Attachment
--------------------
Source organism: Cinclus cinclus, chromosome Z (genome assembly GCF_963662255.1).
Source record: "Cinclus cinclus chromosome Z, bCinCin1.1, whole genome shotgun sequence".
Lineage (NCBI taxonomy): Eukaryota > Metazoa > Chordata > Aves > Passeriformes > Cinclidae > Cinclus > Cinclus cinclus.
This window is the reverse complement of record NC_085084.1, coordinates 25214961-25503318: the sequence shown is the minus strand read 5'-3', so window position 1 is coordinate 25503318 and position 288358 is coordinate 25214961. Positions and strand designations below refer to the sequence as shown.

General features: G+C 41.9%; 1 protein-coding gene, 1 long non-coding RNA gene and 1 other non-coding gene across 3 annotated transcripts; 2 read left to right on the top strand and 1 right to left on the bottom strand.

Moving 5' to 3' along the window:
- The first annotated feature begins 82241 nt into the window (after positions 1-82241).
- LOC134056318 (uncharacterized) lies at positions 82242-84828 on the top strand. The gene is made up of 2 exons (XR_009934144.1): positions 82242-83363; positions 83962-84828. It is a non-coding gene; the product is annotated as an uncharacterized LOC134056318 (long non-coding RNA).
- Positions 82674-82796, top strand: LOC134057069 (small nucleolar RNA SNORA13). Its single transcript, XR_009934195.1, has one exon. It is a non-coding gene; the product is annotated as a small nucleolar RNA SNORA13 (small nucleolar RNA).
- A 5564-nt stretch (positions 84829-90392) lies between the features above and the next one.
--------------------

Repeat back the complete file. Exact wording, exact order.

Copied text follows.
Source organism: Cinclus cinclus, chromosome Z (genome assembly GCF_963662255.1).
Source record: "Cinclus cinclus chromosome Z, bCinCin1.1, whole genome shotgun sequence".
Lineage (NCBI taxonomy): Eukaryota > Metazoa > Chordata > Aves > Passeriformes > Cinclidae > Cinclus > Cinclus cinclus.
This window is the reverse complement of record NC_085084.1, coordinates 25214961-25503318: the sequence shown is the minus strand read 5'-3', so window position 1 is coordinate 25503318 and position 288358 is coordinate 25214961. Positions and strand designations below refer to the sequence as shown.

General features: G+C 41.9%; 1 protein-coding gene, 1 long non-coding RNA gene and 1 other non-coding gene across 3 annotated transcripts; 2 read left to right on the top strand and 1 right to left on the bottom strand.

Moving 5' to 3' along the window:
- The first annotated feature begins 82241 nt into the window (after positions 1-82241).
- LOC134056318 (uncharacterized) lies at positions 82242-84828 on the top strand. The gene is made up of 2 exons (XR_009934144.1): positions 82242-83363; positions 83962-84828. It is a non-coding gene; the product is annotated as an uncharacterized LOC134056318 (long non-coding RNA).
- Positions 82674-82796, top strand: LOC134057069 (small nucleolar RNA SNORA13). Its single transcript, XR_009934195.1, has one exon. It is a non-coding gene; the product is annotated as a small nucleolar RNA SNORA13 (small nucleolar RNA).
- A 5564-nt stretch (positions 84829-90392) lies between the features above and the next one.